Stiletto Spy School unleashes inner Bond girls
Women learn to shoot, survive, sip martinis — and come out more confident
By Michael Inbar
updated 10 minutes ago
Be careful around that soccer mom sitting next to you. She may just be a trained killer.
TODAY’s Amy Robach (left) and Natalie Morales (right) underwent training in everything from shooting and hand-to-hand combat to gambling and mixing martinis at Stiletto Spy School in Las Vegas.
Courtesy of the Stiletto Spy School, ordinary women around the country are channeling their inner Bond girls — learning everything from hand-to-hand combat to seductive dancing, SWAT team-style firearm skills to keeping a poker face among high rollers at casinos. Based in both Las Vegas and New York, the school puts women through vigorous weekend training sessions that come straight out of tongue-in-cheek Hollywood action thrillers — but are designed to help its students feel confident and empowered in the real world.
TODAY’s Natalie Morales and Amy Robach entered the shadowy world of intrigue by enrolling at the weekend spy school’s Las Vegas campus. While the pair struggled a little with the necessary component of selecting their spy names (Morales went with the generic “Bond Girl,” while Robach, after much waffling, chose “Steady Aim Amy”), they successfully completed the course along with a group of everyday women seeking to awaken their dormant femme fatale personas.
Fun with a purpose
Stiletto Spy School founder Alana Winter told TODAY that while her project is largely fun and games, she has a serious goal — to increase self-confidence and self-esteem in workaday women, and to release their untapped potential.
“I went out around the world, looking for top experts in the field who had incredible knowledge — who could deliver that knowledge in a fun, incredibly effective, precise way, so that the girls in a weekend can get an incredible take-home value,” Winter said.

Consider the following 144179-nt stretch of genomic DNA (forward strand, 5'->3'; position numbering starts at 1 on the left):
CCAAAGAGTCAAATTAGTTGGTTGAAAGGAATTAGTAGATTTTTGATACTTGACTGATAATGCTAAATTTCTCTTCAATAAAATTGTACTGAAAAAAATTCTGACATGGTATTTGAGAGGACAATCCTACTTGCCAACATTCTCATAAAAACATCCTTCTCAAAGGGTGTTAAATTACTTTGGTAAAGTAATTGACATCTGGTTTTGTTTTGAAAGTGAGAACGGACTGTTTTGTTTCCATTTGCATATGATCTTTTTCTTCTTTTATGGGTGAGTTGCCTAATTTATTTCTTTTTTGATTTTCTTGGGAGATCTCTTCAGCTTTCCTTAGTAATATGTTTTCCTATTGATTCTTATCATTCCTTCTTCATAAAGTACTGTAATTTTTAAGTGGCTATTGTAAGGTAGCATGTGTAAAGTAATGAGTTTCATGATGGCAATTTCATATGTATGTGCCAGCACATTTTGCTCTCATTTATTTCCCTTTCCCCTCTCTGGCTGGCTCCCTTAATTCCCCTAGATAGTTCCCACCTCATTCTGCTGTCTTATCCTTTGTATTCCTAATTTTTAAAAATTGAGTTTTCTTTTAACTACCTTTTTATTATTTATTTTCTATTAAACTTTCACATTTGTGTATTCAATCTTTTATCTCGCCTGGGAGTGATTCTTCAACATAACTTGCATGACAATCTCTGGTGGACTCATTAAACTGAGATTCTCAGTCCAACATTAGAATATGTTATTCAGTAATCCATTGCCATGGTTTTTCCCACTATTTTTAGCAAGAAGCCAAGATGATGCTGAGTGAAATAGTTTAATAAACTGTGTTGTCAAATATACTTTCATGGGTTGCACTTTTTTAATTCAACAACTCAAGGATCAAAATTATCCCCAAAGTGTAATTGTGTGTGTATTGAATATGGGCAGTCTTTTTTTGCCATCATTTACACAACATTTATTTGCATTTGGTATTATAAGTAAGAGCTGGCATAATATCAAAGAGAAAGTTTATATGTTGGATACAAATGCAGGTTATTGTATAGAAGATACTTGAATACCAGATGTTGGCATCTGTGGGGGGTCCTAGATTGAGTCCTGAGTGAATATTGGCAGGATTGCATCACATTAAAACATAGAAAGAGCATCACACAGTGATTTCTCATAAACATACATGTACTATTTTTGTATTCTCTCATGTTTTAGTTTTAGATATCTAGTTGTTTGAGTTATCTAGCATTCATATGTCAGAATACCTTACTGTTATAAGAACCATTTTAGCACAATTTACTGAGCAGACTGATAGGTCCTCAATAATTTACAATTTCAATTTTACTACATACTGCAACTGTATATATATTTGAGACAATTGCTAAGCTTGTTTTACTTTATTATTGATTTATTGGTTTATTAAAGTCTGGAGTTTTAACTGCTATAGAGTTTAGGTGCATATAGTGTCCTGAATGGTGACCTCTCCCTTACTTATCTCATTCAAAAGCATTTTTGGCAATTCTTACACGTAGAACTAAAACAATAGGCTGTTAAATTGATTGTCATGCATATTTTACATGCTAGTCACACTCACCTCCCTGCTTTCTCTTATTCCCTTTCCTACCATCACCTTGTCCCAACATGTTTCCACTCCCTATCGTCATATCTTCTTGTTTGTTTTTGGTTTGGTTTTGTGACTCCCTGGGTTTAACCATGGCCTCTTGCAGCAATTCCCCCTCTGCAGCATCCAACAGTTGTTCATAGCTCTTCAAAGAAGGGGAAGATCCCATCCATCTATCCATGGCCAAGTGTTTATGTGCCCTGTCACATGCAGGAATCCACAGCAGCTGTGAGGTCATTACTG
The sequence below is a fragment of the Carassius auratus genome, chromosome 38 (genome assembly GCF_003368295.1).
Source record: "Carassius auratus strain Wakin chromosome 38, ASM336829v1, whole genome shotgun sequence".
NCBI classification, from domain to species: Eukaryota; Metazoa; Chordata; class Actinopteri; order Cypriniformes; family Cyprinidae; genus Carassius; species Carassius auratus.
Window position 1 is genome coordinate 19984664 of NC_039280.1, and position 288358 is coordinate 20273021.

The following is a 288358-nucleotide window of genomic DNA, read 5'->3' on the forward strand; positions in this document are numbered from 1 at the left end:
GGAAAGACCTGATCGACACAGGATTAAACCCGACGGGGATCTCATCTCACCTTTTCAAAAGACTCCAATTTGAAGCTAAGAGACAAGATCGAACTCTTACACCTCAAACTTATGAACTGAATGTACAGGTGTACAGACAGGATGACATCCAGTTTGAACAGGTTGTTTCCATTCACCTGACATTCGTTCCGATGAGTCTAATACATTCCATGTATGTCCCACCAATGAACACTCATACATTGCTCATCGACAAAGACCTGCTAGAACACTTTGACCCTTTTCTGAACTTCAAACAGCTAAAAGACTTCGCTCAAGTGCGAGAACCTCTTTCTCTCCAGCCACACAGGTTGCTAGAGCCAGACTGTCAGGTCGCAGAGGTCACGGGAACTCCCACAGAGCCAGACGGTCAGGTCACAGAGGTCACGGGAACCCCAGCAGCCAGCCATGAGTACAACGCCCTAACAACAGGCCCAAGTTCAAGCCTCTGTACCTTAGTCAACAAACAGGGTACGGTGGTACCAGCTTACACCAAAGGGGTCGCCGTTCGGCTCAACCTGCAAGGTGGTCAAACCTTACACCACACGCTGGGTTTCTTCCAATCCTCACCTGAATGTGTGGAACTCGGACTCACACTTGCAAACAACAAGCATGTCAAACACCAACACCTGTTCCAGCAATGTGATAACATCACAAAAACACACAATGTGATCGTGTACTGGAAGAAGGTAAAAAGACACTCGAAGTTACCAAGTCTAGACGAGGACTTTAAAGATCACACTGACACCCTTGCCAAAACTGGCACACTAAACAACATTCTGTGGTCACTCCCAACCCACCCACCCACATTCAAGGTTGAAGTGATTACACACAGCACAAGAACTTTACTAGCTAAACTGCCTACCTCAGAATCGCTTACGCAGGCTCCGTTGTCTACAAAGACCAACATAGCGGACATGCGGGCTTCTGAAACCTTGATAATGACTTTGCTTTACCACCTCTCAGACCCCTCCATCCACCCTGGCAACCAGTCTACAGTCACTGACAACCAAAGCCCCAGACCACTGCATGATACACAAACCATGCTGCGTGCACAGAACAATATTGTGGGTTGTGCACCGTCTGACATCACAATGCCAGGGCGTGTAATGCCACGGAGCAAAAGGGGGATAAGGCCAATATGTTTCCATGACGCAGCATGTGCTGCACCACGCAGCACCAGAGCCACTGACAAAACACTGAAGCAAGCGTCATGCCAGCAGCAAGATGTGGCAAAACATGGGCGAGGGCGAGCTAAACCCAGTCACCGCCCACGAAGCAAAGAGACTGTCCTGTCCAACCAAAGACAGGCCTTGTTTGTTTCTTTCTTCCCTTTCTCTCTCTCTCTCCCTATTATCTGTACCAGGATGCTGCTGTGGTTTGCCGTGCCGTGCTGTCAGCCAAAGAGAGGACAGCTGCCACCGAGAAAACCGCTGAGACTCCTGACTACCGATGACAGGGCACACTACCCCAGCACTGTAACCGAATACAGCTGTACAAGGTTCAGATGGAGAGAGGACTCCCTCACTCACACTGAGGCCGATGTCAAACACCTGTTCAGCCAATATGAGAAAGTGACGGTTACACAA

The Stiletto Spy School originated in Las Vegas and recently expanded to New York City, with the goal of eventual expansion around the country. While the school offers plenty of mirth, the real-life skills offered weren’t lost on the participants who went to spy school with Morales and Robach.
After engaging in a spirited bout of knife-fighting with her daughter Raychal, participant Shary Moxley (code name: Betty Ballcaulk) told TODAY she believed her daughter was truly earning her stripes at the school.
“I think it’s empowering women and giving them confidence and the ability to protect themselves,” Moxley said. “It helps at any age to know how to protect yourself in the world.”
Soccer mom no more
It also allowed one participant to step out of her more mundane — albeit fulfilling — life as a civilian. South Dakotan Sharon Parker Wilde told TODAY her transformation into a Charlie’s Angel was a dream mission accomplished.
“I feel like such a soccer mom,” she said. “Not that there’s anything wrong with soccer moms, but I want to be something a little bit different — I wanted a little edge to the soccer-mom thing.”
As for founder Winter, the Stiletto Spy School is the culmination of a lifelong curiosity about what she saw in the larger-than-life ladies of TV and big-screen fantasies.
“I saw these female icons in the movies — from Diana Rigg in ‘The Avengers’ to Uma Thurman in ‘Kill Bill’ — and they were cool, calm and collected,” Winter told the New York Daily News. “They knew just enough about everything to get out of almost anything.
“I just thought: ‘Where do they go to learn all that?’ ”